Girl on The Oprah Winfrey Show this morning reckoned her father taught her to be afraid of the dark, and she fears BLACKS. Aren’t you afraid I might eat you alive? Some people are a little mad. By the time they realise that you are no more, I will have cut you up into tiny pieces and cooked you in your own sweet juice. With a liberal helping of pepper. Some like it hot!

Still Afraid of the Dark

The questionnaires on some of these shows are very interesting. The one that just caught my eye was about liking your partner’s taste and smell. When I heard that, I almost felt sick. In some of the communities where I have lived, especially with a lot of the Yuppie ladies, they do not seem to know their way to the washrooms. It doesn’t matter how much perfume you wear to hide the stench. The very question, and as you know I have a vivid imagination, made me want to puke. There is something to be said for the hygiene habits of us simple country folks who grew up around rivers and water.

Soon after my brother Lloyd started working for The Guardian, he searched the local newspapers and found a place to rent from an Englishman who had just become a widower. They spoke on the phone and got on famously. Everything seemed hunky-dory. My brother at the time was living with a lovely Jamaican girl who looked white. That was before he met his Spanish wife, Mary. Anyway, Lloyd knew that if he had gone to meet the man about the flat himself, he would not have got it. The British were afraid of the dark back then. So he sent his near-white girlfriend instead. She went there and made all the necessary arrangements, including the signing of a tenancy agreement. When Lloyd turned up, it was already a fait accompli. The landlord could not change his mind.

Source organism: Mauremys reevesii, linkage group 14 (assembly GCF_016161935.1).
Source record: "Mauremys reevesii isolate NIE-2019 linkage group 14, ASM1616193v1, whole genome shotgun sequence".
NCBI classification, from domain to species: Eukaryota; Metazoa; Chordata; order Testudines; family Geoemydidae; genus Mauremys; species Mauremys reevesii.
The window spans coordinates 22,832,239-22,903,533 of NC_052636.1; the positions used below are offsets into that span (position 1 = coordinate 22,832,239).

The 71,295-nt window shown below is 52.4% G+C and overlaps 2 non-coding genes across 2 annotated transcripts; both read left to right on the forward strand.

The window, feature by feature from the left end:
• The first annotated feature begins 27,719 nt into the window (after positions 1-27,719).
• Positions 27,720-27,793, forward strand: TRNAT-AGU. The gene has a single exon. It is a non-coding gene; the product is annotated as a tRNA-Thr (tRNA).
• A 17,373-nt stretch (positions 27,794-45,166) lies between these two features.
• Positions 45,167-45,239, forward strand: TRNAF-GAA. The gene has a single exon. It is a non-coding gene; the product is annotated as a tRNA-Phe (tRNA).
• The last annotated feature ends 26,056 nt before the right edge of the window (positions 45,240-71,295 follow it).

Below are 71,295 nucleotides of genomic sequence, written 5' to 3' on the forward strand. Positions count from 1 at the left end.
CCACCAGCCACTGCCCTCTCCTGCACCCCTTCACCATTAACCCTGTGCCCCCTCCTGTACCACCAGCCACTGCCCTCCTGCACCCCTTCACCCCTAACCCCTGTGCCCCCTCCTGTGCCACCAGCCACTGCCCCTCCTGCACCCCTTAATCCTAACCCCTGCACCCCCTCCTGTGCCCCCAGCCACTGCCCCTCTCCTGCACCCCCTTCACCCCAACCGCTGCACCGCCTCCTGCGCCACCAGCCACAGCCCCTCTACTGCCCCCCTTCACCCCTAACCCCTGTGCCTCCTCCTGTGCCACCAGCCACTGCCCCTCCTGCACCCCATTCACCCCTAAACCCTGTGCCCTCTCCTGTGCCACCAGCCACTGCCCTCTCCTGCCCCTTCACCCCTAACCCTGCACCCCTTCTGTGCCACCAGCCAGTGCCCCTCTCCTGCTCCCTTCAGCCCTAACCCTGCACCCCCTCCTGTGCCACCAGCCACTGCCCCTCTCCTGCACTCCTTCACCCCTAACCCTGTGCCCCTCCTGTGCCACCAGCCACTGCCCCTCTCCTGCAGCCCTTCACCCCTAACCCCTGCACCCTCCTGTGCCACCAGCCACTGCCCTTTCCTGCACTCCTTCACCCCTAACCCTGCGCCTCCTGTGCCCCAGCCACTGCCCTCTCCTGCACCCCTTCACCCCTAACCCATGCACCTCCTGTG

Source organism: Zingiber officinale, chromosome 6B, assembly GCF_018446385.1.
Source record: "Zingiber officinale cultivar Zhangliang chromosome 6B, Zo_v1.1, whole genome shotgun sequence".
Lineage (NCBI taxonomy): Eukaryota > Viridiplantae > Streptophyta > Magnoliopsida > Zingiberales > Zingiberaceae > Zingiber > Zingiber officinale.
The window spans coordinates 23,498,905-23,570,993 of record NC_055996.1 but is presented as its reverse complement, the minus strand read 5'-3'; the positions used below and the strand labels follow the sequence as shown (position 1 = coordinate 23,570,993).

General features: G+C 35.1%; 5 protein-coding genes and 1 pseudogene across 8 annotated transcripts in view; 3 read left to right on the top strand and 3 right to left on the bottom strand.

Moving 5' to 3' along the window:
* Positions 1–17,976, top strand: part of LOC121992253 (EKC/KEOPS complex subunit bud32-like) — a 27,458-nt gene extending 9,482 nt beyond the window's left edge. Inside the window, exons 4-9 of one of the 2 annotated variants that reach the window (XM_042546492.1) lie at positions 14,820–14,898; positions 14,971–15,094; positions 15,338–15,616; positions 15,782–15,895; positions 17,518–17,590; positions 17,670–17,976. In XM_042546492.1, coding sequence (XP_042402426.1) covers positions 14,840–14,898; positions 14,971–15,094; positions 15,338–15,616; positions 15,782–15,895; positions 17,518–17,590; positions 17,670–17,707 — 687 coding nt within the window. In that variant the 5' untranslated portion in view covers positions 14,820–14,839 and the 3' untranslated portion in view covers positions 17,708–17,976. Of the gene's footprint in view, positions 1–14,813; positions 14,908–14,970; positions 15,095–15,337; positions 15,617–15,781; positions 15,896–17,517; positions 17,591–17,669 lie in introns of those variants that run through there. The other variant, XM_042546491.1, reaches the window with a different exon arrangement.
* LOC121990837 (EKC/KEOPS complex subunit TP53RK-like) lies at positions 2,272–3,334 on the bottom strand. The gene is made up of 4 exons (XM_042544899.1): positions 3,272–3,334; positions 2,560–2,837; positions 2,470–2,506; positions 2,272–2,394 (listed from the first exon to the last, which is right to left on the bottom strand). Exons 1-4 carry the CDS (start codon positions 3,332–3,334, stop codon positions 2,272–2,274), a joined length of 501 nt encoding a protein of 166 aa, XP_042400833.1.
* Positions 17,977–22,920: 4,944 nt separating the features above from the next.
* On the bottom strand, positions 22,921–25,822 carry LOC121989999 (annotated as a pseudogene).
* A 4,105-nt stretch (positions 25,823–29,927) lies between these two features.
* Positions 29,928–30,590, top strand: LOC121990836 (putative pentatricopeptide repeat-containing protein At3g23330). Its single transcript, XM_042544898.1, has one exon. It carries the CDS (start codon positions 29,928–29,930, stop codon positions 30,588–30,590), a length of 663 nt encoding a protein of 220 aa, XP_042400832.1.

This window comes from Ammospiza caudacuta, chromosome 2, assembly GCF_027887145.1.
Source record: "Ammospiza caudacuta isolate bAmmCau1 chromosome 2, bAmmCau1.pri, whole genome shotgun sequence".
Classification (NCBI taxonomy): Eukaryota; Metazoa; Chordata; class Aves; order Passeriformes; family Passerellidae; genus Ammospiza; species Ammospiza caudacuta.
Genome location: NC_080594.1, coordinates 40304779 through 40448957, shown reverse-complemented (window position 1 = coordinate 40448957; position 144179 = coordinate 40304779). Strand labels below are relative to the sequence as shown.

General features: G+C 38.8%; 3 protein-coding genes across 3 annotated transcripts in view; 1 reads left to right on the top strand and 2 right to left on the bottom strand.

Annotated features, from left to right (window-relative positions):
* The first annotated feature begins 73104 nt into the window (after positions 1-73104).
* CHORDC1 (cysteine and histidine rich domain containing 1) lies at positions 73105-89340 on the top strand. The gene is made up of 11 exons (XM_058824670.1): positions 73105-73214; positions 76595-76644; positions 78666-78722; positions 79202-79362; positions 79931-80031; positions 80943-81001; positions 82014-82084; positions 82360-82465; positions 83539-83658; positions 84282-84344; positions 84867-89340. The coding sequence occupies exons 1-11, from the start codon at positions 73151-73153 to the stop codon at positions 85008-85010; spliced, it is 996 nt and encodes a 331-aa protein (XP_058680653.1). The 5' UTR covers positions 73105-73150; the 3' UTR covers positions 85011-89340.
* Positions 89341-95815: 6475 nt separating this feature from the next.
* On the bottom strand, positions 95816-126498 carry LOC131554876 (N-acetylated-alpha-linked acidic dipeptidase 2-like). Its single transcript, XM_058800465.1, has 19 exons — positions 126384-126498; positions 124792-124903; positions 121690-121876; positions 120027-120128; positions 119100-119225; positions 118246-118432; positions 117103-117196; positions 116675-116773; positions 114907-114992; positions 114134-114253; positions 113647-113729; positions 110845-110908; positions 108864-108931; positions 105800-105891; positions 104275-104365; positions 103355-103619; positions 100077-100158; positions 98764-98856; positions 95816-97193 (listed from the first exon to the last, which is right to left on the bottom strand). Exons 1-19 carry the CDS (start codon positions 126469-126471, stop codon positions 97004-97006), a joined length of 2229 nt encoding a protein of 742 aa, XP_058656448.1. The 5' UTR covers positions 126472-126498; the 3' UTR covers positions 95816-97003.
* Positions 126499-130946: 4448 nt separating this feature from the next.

To cut a long story short, when my brother finally bought his house in Enfield and told the landlord he was moving, the landlord nearly cried. He said my brother was the cleanest person he had ever seen. He had to put in a gas metre especially because he could not afford the hot water my brother used for baths. Either you like water, or you don’t. You can detect that even in babies. Some newborns take to water like Duncan Goodhew, while others scream as if they’re being murdered.

Very quiet today, not a sound. But I am not too happy as you can imagine. Toby’s daughter-in-law has arrived with her two children, both of whom are afraid of the dark. Seems to have come out-of-the-blue. This is the last thing I expected. Still, the couch was fine for me. Sally suggested I share half of her bed, but I had to decline the kind offer. It’s a long time since I actually shared a bed with anyone apart from my granddaughter. So I found myself telling Sally that I will only share a bed with my husband. She must have thought that I was odd. But at my advanced age, if I never find a husband, I’ll be content to sleep alone for the rest of my life.

See you, Jimmy.
Take care.